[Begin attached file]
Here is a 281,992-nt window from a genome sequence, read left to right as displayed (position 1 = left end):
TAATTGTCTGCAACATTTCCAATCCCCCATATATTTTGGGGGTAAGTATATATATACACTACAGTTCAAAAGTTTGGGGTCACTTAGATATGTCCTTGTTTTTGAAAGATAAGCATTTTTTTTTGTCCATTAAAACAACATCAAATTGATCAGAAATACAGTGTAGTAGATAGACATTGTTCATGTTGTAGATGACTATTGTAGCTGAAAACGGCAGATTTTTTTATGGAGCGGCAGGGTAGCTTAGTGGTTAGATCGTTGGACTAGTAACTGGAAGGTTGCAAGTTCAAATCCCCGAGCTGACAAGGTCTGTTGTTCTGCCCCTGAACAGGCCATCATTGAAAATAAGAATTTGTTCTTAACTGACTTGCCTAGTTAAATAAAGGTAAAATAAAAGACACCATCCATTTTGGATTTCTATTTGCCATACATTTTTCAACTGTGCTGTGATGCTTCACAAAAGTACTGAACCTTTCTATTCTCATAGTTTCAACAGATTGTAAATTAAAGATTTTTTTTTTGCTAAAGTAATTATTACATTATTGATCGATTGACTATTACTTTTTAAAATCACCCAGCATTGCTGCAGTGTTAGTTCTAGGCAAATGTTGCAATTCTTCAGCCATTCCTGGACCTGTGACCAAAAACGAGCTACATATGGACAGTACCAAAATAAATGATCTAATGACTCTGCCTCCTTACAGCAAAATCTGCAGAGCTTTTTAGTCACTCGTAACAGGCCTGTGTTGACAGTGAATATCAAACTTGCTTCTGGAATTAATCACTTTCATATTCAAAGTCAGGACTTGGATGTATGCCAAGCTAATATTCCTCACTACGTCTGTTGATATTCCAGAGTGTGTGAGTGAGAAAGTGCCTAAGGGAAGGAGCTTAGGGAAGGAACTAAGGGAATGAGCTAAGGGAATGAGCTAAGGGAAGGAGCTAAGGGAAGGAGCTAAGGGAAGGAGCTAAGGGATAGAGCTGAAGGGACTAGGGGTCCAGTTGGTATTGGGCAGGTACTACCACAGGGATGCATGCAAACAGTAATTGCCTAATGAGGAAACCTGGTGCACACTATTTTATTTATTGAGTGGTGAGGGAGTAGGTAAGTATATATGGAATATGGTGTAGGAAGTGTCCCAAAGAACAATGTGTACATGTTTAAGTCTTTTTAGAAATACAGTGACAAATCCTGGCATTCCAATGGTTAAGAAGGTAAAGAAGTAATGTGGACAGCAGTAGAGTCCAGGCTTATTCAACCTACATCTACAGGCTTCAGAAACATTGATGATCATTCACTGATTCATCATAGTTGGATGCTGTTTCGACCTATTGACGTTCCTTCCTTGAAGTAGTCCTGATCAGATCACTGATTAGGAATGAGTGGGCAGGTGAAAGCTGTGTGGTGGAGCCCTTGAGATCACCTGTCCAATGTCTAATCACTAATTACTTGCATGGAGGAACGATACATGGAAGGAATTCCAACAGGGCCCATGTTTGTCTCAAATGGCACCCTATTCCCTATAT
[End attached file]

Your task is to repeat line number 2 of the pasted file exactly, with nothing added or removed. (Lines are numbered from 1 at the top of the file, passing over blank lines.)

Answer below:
TAATTGTCTGCAACATTTCCAATCCCCCATATATTTTGGGGGTAAGTATATATATACACTACAGTTCAAAAGTTTGGGGTCACTTAGATATGTCCTTGTTTTTGAAAGATAAGCATTTTTTTTTGTCCATTAAAACAACATCAAATTGATCAGAAATACAGTGTAGTAGATAGACATTGTTCATGTTGTAGATGACTATTGTAGCTGAAAACGGCAGATTTTTTTATGGAGCGGCAGGGTAGCTTAGTGGTTAGATCGTTGGACTAGTAACTGGAAGGTTGCAAGTTCAAATCCCCGAGCTGACAAGGTCTGTTGTTCTGCCCCTGAACAGGCCATCATTGAAAATAAGAATTTGTTCTTAACTGACTTGCCTAGTTAAATAAAGGTAAAATAAAAGACACCATCCATTTTGGATTTCTATTTGCCATACATTTTTCAACTGTGCTGTGATGCTTCACAAAAGTACTGAACCTTTCTATTCTCATAGTTTCAACAGATTGTAAATTAAAGATTTTTTTTTTGCTAAAGTAATTATTACATTATTGATCGATTGACTATTACTTTTTAAAATCACCCAGCATTGCTGCAGTGTTAGTTCTAGGCAAATGTTGCAATTCTTCAGCCATTCCTGGACCTGTGACCAAAAACGAGCTACATATGGACAGTACCAAAATAAATGATCTAATGACTCTGCCTCCTTACAGCAAAATCTGCAGAGCTTTTTAGTCACTCGTAACAGGCCTGTGTTGACAGTGAATATCAAACTTGCTTCTGGAATTAATCACTTTCATATTCAAAGTCAGGACTTGGATGTATGCCAAGCTAATATTCCTCACTACGTCTGTTGATATTCCAGAGTGTGTGAGTGAGAAAGTGCCTAAGGGAAGGAGCTTAGGGAAGGAACTAAGGGAATGAGCTAAGGGAATGAGCTAAGGGAAGGAGCTAAGGGAAGGAGCTAAGGGAAGGAGCTAAGGGATAGAGCTGAAGGGACTAGGGGTCCAGTTGGTATTGGGCAGGTACTACCACAGGGATGCATGCAAACAGTAATTGCCTAATGAGGAAACCTGGTGCACACTATTTTATTTATTGAGTGGTGAGGGAGTAGGTAAGTATATATGGAATATGGTGTAGGAAGTGTCCCAAAGAACAATGTGTACATGTTTAAGTCTTTTTAGAAATACAGTGACAAATCCTGGCATTCCAATGGTTAAGAAGGTAAAGAAGTAATGTGGACAGCAGTAGAGTCCAGGCTTATTCAACCTACATCTACAGGCTTCAGAAACATTGATGATCATTCACTGATTCATCATAGTTGGATGCTGTTTCGACCTATTGACGTTCCTTCCTTGAAGTAGTCCTGATCAGATCACTGATTAGGAATGAGTGGGCAGGTGAAAGCTGTGTGGTGGAGCCCTTGAGATCACCTGTCCAATGTCTAATCACTAATTACTTGCATGGAGGAACGATACATGGAAGGAATTCCAACAGGGCCCATGTTTGTCTCAAATGGCACCCTATTCCCTATAT